The most significant advantage of jack stands is that they’re adept at handling low-weight spools. When workers near the end of a cable run on a roller, the spool can become disengaged from the roller, potentially creating a safety hazard. Of course, this isn’t an issue when the spool itself is fairly heavy, but it’s certainly a consideration when working with lighter spools.
However, operations that use cable reel rollers can opt for models with tie-down kits to counteract this possibility (BHS Dyna Reel Rollers can be purchased with a tie-down kit and spindle for added stability). When tied down properly, rollers provide quicker, easier payouts without added risk, and tying down a cable roller doesn’t add significantly to setup times.
Jack stands can also be used with reels of any width, though this is a minor advantage in most applications; the Dyna Reel Platform and Dyna Reel Platform Attachment are both usable with widths of up to 36 inches, which accommodates most spools easily. For the vast majority of operations, this isn’t an important distinction between rollers and jack stands, but it’s a notable point for some installers.
Choosing Cable Reel Payout Options For Your Operation
Reel jack stands are currently more popular than cable reel rollers, but that doesn’t necessarily mean that they’re a better option. Cable reel rollers are more convenient for workers and easier to set up, and over time, they can save considerable labor hours on worksites of all sizes.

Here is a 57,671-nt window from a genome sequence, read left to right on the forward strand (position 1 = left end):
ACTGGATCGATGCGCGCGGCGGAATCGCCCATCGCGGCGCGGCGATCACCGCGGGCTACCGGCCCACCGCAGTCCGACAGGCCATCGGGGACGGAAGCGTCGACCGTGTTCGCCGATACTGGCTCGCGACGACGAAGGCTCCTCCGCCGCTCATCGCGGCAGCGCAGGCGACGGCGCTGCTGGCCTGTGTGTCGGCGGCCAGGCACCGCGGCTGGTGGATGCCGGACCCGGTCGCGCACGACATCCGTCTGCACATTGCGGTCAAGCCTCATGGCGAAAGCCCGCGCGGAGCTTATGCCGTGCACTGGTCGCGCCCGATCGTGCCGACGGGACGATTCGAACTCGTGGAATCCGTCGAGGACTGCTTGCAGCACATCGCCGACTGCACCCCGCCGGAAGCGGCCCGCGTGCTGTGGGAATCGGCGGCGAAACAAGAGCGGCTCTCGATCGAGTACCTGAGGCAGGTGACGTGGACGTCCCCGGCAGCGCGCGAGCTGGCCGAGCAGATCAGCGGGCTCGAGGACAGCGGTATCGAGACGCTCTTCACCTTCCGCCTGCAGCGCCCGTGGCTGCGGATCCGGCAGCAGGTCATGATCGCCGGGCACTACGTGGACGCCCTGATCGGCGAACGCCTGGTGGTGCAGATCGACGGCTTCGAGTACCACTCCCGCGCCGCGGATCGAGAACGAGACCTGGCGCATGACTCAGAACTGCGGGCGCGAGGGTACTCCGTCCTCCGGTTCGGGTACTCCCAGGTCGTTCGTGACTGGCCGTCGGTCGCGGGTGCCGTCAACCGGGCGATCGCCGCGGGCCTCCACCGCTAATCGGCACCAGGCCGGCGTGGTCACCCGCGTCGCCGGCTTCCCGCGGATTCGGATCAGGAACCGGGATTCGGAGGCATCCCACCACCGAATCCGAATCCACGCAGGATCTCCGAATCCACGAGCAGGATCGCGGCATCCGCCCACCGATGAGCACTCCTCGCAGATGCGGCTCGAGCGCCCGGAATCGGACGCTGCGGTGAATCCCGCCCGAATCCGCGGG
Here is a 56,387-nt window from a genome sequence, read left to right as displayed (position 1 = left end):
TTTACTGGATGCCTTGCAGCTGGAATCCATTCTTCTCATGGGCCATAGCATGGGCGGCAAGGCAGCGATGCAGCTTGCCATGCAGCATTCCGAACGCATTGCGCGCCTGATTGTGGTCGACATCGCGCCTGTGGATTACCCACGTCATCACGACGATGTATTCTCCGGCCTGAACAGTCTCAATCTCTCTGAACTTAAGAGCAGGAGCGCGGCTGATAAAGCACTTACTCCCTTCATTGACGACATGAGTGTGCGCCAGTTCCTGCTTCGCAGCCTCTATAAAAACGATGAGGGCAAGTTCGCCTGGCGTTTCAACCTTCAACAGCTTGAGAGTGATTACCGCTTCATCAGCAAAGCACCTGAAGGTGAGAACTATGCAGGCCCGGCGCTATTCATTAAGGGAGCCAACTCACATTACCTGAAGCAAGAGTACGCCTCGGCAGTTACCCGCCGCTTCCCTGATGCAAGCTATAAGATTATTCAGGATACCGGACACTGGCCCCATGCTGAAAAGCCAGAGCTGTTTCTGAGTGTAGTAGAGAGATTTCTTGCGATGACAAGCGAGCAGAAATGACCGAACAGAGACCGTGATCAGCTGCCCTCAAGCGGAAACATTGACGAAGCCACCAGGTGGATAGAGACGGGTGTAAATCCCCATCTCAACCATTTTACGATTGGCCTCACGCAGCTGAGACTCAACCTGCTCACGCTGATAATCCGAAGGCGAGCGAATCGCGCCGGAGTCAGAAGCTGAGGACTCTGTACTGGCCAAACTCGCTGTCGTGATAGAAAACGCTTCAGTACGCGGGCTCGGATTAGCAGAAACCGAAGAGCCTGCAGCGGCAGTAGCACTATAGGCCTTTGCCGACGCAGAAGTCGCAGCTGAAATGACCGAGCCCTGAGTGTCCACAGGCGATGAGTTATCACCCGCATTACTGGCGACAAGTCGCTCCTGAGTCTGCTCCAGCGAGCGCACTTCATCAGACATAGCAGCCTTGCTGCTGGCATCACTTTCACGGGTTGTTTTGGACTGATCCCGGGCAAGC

Consider the following factors when outfitting your operation:
- Speed - Rollers allow workers to run cable quickly and easily. They set up in seconds as opposed to minutes, immediately providing payouts from high-capacity reels where they’re needed most.
- Safety - By ensuring that each pull results in a consistent amount of cable, unaffected by the weight of the spool or other factors, roller systems reduce fatigue and promote proper ergonomics. When used with optional tie-down kits, rollers are substantially safer than reel jack stands.
- Spool Protection - Rollers allow spools to move naturally, reducing the chances of cable damage during payout. The Dyna Reel Platform Attachment can be transported via lift truck, which makes onsite work easier and less risky, both for workers and for the product.
- Durability - Roller stands are a single piece of heavy-duty equipment. They often have fewer points of failure than jack stands, and their all-steel construction ensures an excellent return on investment in the long run.
Both jack stands and cable reel roller platforms are compatible with BHS Spool Winding Trolleys, thanks to the latter’s unique overhead-engagement design. And many cut-to-length cable distributors already have large collections of jack stands and A-frame stands. For most users, then, a combination of jack stands and reel rollers will provide the most flexibility in terms of storage footprint, order fulfillment, and jobsite payout.
Regardless of which you choose, few operations can function without the ability to utilize cable effectively and ergonomically. For electricians, suppliers, and general warehouses, cable reel payouts are an excellent alternative to reel jack stands with few significant disadvantages. By evaluating this investment carefully, businesses can limit expenses while ensuring efficiency.